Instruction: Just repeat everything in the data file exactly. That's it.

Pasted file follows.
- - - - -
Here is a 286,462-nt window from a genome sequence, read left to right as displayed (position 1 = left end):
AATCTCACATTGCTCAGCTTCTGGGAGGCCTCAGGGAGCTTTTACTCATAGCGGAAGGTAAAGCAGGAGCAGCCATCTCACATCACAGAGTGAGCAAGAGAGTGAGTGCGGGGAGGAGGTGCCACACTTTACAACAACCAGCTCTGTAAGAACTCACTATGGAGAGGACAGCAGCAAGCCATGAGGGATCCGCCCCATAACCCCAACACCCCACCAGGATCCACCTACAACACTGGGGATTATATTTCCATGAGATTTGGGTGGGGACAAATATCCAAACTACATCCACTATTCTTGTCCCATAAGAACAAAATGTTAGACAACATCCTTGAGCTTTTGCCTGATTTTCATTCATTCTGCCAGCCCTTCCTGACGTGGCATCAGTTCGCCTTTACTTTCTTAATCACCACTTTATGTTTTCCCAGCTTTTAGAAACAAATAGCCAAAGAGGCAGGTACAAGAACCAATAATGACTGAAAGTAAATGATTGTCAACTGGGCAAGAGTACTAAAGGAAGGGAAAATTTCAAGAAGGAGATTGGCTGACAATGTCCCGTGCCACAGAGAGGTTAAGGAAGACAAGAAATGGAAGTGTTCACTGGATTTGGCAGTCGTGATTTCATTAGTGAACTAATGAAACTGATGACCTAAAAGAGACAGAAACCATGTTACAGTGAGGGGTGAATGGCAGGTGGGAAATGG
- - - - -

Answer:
Here is a 286,462-nt window from a genome sequence, read left to right as displayed (position 1 = left end):
AATCTCACATTGCTCAGCTTCTGGGAGGCCTCAGGGAGCTTTTACTCATAGCGGAAGGTAAAGCAGGAGCAGCCATCTCACATCACAGAGTGAGCAAGAGAGTGAGTGCGGGGAGGAGGTGCCACACTTTACAACAACCAGCTCTGTAAGAACTCACTATGGAGAGGACAGCAGCAAGCCATGAGGGATCCGCCCCATAACCCCAACACCCCACCAGGATCCACCTACAACACTGGGGATTATATTTCCATGAGATTTGGGTGGGGACAAATATCCAAACTACATCCACTATTCTTGTCCCATAAGAACAAAATGTTAGACAACATCCTTGAGCTTTTGCCTGATTTTCATTCATTCTGCCAGCCCTTCCTGACGTGGCATCAGTTCGCCTTTACTTTCTTAATCACCACTTTATGTTTTCCCAGCTTTTAGAAACAAATAGCCAAAGAGGCAGGTACAAGAACCAATAATGACTGAAAGTAAATGATTGTCAACTGGGCAAGAGTACTAAAGGAAGGGAAAATTTCAAGAAGGAGATTGGCTGACAATGTCCCGTGCCACAGAGAGGTTAAGGAAGACAAGAAATGGAAGTGTTCACTGGATTTGGCAGTCGTGATTTCATTAGTGAACTAATGAAACTGATGACCTAAAAGAGACAGAAACCATGTTACAGTGAGGGGTGAATGGCAGGTGGGAAATGG